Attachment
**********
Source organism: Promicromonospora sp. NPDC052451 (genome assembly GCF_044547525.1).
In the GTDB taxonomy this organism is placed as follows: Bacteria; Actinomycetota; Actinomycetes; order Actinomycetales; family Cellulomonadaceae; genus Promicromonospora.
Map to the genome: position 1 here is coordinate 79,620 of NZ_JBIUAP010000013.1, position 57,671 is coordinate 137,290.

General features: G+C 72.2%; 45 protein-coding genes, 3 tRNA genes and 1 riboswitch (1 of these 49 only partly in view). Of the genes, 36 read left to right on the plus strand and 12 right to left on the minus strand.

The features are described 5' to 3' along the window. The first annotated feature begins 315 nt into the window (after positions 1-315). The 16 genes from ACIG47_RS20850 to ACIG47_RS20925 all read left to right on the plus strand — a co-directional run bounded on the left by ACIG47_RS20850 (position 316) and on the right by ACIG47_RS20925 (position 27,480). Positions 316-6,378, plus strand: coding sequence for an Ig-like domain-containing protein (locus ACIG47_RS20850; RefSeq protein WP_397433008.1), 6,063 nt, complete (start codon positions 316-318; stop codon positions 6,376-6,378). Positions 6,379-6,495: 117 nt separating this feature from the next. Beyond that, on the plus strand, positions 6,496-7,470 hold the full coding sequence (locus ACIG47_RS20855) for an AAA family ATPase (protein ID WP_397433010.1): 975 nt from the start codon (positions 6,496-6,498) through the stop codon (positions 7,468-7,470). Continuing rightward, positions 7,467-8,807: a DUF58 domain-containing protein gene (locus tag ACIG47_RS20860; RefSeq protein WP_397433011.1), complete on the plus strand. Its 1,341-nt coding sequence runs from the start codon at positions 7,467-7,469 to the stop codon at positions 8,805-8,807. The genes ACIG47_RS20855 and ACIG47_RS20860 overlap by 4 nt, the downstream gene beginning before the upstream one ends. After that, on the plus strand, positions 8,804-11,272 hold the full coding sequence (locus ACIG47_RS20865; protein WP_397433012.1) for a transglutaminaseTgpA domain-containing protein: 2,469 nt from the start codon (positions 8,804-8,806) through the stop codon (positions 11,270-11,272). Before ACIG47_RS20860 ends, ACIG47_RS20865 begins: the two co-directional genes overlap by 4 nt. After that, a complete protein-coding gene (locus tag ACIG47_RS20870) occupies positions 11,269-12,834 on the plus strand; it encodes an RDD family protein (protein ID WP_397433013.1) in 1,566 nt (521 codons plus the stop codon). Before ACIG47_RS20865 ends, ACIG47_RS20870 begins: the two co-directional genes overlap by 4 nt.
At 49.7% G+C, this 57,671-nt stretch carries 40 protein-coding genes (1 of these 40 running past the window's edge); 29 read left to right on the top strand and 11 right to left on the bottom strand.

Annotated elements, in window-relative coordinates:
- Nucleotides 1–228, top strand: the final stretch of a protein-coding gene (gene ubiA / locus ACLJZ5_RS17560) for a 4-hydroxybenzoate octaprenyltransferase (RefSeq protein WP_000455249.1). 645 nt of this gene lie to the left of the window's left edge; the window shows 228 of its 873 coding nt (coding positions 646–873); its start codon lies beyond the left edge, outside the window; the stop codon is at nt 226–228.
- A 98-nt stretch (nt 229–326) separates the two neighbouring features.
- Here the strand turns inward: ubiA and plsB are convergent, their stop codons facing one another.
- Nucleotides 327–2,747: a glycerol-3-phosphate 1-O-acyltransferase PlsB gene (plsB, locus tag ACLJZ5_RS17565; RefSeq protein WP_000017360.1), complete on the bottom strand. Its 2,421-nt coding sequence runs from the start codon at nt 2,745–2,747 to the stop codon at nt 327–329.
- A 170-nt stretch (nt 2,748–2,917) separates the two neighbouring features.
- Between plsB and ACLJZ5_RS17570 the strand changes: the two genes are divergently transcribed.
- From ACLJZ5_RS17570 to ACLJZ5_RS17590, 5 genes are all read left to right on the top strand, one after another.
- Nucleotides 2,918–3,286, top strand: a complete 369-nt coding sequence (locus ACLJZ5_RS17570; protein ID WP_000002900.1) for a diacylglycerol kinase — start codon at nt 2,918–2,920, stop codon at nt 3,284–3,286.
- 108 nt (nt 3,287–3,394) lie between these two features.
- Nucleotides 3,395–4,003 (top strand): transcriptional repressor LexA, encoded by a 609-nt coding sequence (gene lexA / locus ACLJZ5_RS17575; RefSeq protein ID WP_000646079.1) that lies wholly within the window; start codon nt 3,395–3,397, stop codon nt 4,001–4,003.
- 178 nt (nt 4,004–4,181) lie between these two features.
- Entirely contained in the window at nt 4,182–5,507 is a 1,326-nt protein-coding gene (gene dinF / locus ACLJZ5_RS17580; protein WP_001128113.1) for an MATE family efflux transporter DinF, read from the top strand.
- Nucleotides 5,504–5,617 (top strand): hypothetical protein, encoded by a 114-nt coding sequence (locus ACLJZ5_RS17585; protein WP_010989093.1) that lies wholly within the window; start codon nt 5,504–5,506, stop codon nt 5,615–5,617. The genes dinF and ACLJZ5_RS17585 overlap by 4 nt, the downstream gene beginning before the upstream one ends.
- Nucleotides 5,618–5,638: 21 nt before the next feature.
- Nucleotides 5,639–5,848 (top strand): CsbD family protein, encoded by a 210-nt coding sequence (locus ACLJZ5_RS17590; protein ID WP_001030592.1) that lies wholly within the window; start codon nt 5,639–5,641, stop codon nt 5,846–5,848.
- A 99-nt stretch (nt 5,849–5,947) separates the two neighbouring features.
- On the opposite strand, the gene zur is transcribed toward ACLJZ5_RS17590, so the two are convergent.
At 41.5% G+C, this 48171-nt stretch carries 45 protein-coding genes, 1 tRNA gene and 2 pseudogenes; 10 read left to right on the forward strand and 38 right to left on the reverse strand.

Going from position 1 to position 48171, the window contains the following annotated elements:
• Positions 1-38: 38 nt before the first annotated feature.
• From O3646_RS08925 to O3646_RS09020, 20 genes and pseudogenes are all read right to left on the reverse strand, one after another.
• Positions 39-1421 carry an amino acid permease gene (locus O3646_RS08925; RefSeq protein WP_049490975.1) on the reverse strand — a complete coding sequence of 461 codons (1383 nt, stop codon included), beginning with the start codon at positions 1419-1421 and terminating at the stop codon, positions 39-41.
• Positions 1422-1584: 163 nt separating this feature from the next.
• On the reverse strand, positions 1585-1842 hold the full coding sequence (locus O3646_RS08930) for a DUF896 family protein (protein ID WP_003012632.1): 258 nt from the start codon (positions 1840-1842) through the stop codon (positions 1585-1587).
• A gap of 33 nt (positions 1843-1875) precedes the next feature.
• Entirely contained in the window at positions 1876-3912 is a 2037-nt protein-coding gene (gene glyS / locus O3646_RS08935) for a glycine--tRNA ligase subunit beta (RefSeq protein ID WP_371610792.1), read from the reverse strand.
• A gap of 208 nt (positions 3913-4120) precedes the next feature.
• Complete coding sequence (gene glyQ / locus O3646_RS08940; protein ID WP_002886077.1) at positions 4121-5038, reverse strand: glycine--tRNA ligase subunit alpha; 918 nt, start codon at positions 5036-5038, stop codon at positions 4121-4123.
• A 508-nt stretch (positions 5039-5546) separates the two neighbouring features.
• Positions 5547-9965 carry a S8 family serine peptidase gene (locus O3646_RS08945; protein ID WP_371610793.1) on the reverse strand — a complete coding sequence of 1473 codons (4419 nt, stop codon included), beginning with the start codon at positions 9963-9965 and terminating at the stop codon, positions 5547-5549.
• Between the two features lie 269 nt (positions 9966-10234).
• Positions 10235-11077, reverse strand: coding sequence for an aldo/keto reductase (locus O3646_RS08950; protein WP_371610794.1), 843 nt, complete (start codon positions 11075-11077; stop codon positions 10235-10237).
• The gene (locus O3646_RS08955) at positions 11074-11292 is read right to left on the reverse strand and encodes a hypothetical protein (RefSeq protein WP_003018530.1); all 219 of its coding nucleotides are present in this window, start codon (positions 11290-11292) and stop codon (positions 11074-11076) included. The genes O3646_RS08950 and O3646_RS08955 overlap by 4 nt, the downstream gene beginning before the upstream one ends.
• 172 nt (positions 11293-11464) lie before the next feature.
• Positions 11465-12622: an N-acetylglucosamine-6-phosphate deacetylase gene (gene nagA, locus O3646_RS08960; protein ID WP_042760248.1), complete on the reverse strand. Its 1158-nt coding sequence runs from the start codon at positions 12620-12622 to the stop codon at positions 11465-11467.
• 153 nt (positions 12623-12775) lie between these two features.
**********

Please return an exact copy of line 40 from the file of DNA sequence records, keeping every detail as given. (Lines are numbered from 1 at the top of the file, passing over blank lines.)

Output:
• The gene (locus O3646_RS08955) at positions 11074-11292 is read right to left on the reverse strand and encodes a hypothetical protein (RefSeq protein WP_003018530.1); all 219 of its coding nucleotides are present in this window, start codon (positions 11290-11292) and stop codon (positions 11074-11076) included. The genes O3646_RS08950 and O3646_RS08955 overlap by 4 nt, the downstream gene beginning before the upstream one ends.